What kind of missed opportunities have you seen?
Inspirational experiences and the opportunity for personal growth are not just for an individual. They occur for societies as well. They may be seized or they may be missed. We may miss the opportunity because we are not listening to our spirit guides or get lost in a societal fantasy.
Community Mental Health
We had an important opportunity in the 1960s with the advent of the community mental health movement. We set out to make mental health services more available to the population at large. It was an alluring opportunity and I decided to climb on board. I could not know how being one of the first people hired in one of the first programs would afford me such a window on the world and the possibilities. Of course, with my personality, possibilities were central to what I want.
I tell the full story of the experience in my book Whatever Happened to Community Mental Health which is available as a paperback on Amazon or on Kindle. I could not resist writing it for the record although the movement failed.
Awakening From the Haze of Education
When they took me to my office there were no patients to be seen because no one had been working to let anyone know we existed. In the next office was a black woman social worker by the name of Roz who became my mentor and who led me out onto the street. The long and short of it is that a group of twenty somethings went into Baltimore poverty and learned how to provide useful service. The biggest danger to the mental health of the residents turned out to be poverty itself. We found once we helped them solve problems and build community that the rate of anxiety and depression declined and with it vulnerability to more serious declines in mental and cognitive functioning.
The Establishment Opposition
But we had opposition to our work. In the Gaia’s Majesty Trilogy I created opponents for the Tethyans called Overlords who were dedicated only to power and profit. In the first book, Gaia’s Majesty: Discovery just published on Amazon, we become acquainted with these people. In reality, in Baltimore, our young staff had to deal with our own form of Overlords. They were less dangerous but they were not dedicated to support what we were learning.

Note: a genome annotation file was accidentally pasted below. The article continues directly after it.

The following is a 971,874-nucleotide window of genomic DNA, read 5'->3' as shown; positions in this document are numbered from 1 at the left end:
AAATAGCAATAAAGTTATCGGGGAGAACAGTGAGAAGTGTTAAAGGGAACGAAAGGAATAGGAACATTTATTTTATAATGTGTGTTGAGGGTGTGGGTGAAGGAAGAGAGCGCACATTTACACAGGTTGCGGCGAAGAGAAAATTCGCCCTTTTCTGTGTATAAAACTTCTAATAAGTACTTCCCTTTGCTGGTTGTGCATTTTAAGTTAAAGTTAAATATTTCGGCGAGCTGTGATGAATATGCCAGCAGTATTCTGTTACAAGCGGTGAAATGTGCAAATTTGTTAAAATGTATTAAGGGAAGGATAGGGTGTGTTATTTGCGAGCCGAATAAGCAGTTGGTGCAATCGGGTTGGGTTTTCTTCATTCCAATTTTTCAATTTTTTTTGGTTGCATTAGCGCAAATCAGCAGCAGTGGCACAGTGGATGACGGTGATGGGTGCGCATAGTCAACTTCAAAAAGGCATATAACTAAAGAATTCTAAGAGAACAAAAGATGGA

These Overlords were called the psychiatric establishment. Their status was enhanced by having landed a grant to support what was supposed to be groundbreaking mental health service delivery. Except their idea was to simply continue what they had been doing and to enhance their status. I thought I was the first psychologist hired but found someone had already been hired but worked in the hospital and never, ever gave service in the community. The powers that were wanted to continue to send in untrained medical students to see inner city residents and to have resident psychiatrists give medication and intensive psychotherapy.
They Need Help
The residents of the area did not need intensive psychotherapy or to be seen by untrained people. They needed help to resolve health problems with their children, help to negotiate with agencies, job training, support for their adolescent children in crisis and on and on. So our young staff dug in our heals and, in response to the demands of our Overlords, said, “Not right now. We’ll get back to you.”
And so we built a viable and very useful service system and even got community people hired for jobs they could usefully do. But then the early dedicated young people inevitably moved on and the Overlords seized the opportunity to close the community offices, draw everything back into a central building and bring back the medical students and psychiatric residents.
Will There Ever Be An Enduring Reform Movement?
We lost the lessons learned. And now, with the airing of national problems, people are wondering why we have so many mental health problems and a system which really does not make itself available for many people. A half billion dollars is to be made available for mental health services and I have to wonder to what end and how it will be used.
And so we saw personal and professional agendas take precedence over the reality of how we might have ameliorated suffering and help build a future for the poor. It was a clash of values and realities.
Do you believe we will do better any time soon?